This section is from the book "An Illustrated Flora Of The Northern United States, Canada And The British Possessions Vol3", by Nathaniel Lord Britton, Addison Brown. Also available from Amazon: An Illustrated Flora of the Northern United States, Canada and the British Possessions. 3 Volume Set..
Perennial simple or sometimes branched herbs, with petioled leaves, and rather small clustered purple or white flowers, in terminal and sometimes also axillary, dense bracted spikes or heads. Calyx oblong, reticulate-veined, about 10-nerved, deeply 2- lipped, closed in fruit; upper lip nearly truncate, or with 3 short teeth; lower lip 2-cleft, its teeth lanceolate. Corolla-tube inflated, slightly narrowed at the mouth, its limb strongly 2-lipped; upper lip entire, arched; lower lip spreading, 3-lobed. Stamens 4, didynamous, ascending under the upper lip of the corolla, the lower pair the longer; filaments of the longer stamens 2-toothed at the summit, one of the teeth bearing the anther, the other sterile; anthers 2-celled, the sacs divergent or divaricate. Ovary deeply 4-parted. Nutlets ovoid, smooth. [Origin of name doubtful; often spelled Brunella, the pre-Linnaean form.]
About 5 species, of wide geographic distribution. Only the following typical one occurs in North America.
Prunella vulgaris L. Sp. Pl. 600. 1753.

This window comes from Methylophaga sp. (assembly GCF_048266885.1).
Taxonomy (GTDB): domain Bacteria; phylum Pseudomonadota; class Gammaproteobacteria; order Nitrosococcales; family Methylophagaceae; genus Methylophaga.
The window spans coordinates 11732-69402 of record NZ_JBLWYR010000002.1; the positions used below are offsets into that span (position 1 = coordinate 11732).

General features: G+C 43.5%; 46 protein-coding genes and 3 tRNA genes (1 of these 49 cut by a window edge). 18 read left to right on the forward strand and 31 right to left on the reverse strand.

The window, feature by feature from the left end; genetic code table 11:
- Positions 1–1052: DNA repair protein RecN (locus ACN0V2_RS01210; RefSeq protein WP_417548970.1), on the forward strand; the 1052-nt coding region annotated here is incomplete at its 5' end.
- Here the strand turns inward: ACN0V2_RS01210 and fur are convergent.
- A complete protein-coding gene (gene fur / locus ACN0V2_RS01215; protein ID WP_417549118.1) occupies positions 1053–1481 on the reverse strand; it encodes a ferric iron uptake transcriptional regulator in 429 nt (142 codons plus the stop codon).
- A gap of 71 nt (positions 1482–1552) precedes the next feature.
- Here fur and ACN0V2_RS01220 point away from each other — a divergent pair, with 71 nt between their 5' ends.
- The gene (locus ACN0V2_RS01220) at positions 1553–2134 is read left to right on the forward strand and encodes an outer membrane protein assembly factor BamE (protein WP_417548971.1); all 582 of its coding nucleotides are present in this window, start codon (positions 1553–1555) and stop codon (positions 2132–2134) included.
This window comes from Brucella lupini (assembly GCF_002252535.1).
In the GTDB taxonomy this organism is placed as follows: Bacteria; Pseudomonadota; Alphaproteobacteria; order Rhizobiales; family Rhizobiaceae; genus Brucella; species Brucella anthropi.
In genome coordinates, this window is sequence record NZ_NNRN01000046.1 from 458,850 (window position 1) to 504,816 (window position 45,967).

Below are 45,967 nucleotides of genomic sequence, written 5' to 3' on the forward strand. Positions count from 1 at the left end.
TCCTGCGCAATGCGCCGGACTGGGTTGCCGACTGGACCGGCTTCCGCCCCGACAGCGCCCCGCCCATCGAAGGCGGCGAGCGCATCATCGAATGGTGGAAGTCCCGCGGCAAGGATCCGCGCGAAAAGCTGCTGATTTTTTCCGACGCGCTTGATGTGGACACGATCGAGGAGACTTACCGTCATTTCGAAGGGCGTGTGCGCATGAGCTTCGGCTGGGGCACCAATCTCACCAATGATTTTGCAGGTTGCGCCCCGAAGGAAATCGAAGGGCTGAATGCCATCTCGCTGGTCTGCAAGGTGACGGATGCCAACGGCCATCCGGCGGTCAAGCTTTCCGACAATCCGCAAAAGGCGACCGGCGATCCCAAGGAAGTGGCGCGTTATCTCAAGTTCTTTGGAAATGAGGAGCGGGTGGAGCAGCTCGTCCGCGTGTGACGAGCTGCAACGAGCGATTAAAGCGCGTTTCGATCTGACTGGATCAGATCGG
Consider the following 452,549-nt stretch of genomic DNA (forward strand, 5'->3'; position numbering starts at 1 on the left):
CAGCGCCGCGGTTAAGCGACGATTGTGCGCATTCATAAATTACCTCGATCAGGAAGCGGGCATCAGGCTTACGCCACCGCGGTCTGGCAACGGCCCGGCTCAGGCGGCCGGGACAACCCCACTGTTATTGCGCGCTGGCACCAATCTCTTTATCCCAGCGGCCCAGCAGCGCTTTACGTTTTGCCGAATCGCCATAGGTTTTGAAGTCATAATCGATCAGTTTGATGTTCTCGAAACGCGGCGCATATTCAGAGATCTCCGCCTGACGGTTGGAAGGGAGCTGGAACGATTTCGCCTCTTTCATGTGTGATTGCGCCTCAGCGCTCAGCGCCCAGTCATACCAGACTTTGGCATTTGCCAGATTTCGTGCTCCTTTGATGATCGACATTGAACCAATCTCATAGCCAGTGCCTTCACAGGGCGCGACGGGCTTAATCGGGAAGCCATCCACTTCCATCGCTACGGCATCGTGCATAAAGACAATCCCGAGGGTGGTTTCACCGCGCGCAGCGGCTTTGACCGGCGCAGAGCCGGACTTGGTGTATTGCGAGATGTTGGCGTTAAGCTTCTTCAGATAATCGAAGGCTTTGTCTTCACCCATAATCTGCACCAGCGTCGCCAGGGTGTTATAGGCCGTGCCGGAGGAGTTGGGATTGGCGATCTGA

Pubescent or nearly glabrous; stem slender, procumbent or ascending or erect, usually simple, but sometimes considerably branched, 2'-2° high. Leaves ovate, oblong or oblong-lanceolate, obtuse or subacute at the apex, usually narrowed at the base, entire, crenate, dentate, or incised, 1'-4' long, the lowest commonly shorter and sometimes subcordate; spikes terminal, sessile or short-peduncled, very dense, 1/2'-1' long in flower, becoming 2'-4' long in fruit; bracts broadly ovate-orbicular, cuspidate, more or less ciliate; corolla violet, purple, or sometimes white, 4"-6" long, about twice as long as the purplish or green calyx; calyx-teeth often ciliate.
In fields, woods and waste places throughout nearly the whole of North America. Native and naturalized from Europe. Native also of Asia. Thimble-flower. All-heal. Brown-wort. Carpenter's-herb or -weed. Hook-heal or -weed. Heart-of-the-earth. Sicklewort. Blue-curls. May-Oct.
Prunella laciniata L., differing by pin-natifid or deeply incised leaves, found near Washington, D. C, and illustrated in our first edition, is a race of this species.